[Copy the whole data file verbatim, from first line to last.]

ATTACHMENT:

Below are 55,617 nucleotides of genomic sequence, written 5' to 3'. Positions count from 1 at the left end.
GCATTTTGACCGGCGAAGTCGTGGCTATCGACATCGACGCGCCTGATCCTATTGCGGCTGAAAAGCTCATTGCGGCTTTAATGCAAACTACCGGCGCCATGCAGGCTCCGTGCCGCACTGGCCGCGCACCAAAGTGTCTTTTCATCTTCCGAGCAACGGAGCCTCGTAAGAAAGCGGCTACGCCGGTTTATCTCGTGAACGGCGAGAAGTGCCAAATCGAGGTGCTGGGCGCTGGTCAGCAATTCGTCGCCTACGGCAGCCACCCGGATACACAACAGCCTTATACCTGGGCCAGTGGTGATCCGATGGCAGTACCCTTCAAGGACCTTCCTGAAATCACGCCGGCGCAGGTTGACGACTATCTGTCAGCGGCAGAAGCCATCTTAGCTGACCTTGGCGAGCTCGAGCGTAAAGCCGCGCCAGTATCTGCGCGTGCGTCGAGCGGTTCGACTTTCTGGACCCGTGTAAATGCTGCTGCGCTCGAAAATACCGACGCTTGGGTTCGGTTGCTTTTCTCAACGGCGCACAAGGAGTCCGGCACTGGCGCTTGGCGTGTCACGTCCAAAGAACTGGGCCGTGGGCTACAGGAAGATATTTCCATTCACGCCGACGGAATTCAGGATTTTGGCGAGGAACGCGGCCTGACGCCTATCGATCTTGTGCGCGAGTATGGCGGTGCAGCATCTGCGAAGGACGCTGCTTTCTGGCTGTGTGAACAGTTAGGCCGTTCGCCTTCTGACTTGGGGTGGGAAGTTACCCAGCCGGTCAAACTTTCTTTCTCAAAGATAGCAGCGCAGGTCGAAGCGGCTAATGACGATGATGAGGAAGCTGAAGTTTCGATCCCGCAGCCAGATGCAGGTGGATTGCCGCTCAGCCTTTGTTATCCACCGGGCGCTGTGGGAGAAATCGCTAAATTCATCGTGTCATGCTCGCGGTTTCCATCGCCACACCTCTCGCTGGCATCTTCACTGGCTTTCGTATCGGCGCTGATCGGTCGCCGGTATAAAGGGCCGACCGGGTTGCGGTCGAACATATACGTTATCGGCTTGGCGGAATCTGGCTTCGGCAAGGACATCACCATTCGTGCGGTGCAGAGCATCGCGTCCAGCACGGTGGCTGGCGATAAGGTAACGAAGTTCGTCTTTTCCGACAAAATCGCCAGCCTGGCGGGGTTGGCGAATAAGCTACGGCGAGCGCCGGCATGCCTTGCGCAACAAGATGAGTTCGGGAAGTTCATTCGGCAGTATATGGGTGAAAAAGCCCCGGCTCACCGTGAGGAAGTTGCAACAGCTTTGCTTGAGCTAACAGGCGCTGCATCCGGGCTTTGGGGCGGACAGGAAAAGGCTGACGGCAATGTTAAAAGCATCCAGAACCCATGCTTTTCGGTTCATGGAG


Below are 55,617 nucleotides of genomic sequence, written 5' to 3'. Positions count from 1 at the left end.
GCATTTTGACCGGCGAAGTCGTGGCTATCGACATCGACGCGCCTGATCCTATTGCGGCTGAAAAGCTCATTGCGGCTTTAATGCAAACTACCGGCGCCATGCAGGCTCCGTGCCGCACTGGCCGCGCACCAAAGTGTCTTTTCATCTTCCGAGCAACGGAGCCTCGTAAGAAAGCGGCTACGCCGGTTTATCTCGTGAACGGCGAGAAGTGCCAAATCGAGGTGCTGGGCGCTGGTCAGCAATTCGTCGCCTACGGCAGCCACCCGGATACACAACAGCCTTATACCTGGGCCAGTGGTGATCCGATGGCAGTACCCTTCAAGGACCTTCCTGAAATCACGCCGGCGCAGGTTGACGACTATCTGTCAGCGGCAGAAGCCATCTTAGCTGACCTTGGCGAGCTCGAGCGTAAAGCCGCGCCAGTATCTGCGCGTGCGTCGAGCGGTTCGACTTTCTGGACCCGTGTAAATGCTGCTGCGCTCGAAAATACCGACGCTTGGGTTCGGTTGCTTTTCTCAACGGCGCACAAGGAGTCCGGCACTGGCGCTTGGCGTGTCACGTCCAAAGAACTGGGCCGTGGGCTACAGGAAGATATTTCCATTCACGCCGACGGAATTCAGGATTTTGGCGAGGAACGCGGCCTGACGCCTATCGATCTTGTGCGCGAGTATGGCGGTGCAGCATCTGCGAAGGACGCTGCTTTCTGGCTGTGTGAACAGTTAGGCCGTTCGCCTTCTGACTTGGGGTGGGAAGTTACCCAGCCGGTCAAACTTTCTTTCTCAAAGATAGCAGCGCAGGTCGAAGCGGCTAATGACGATGATGAGGAAGCTGAAGTTTCGATCCCGCAGCCAGATGCAGGTGGATTGCCGCTCAGCCTTTGTTATCCACCGGGCGCTGTGGGAGAAATCGCTAAATTCATCGTGTCATGCTCGCGGTTTCCATCGCCACACCTCTCGCTGGCATCTTCACTGGCTTTCGTATCGGCGCTGATCGGTCGCCGGTATAAAGGGCCGACCGGGTTGCGGTCGAACATATACGTTATCGGCTTGGCGGAATCTGGCTTCGGCAAGGACATCACCATTCGTGCGGTGCAGAGCATCGCGTCCAGCACGGTGGCTGGCGATAAGGTAACGAAGTTCGTCTTTTCCGACAAAATCGCCAGCCTGGCGGGGTTGGCGAATAAGCTACGGCGAGCGCCGGCATGCCTTGCGCAACAAGATGAGTTCGGGAAGTTCATTCGGCAGTATATGGGTGAAAAAGCCCCGGCTCACCGTGAGGAAGTTGCAACAGCTTTGCTTGAGCTAACAGGCGCTGCATCCGGGCTTTGGGGCGGACAGGAAAAGGCTGACGGCAATGTTAAAAGCATCCAGAACCCATGCTTTTCGGTTCATGGAG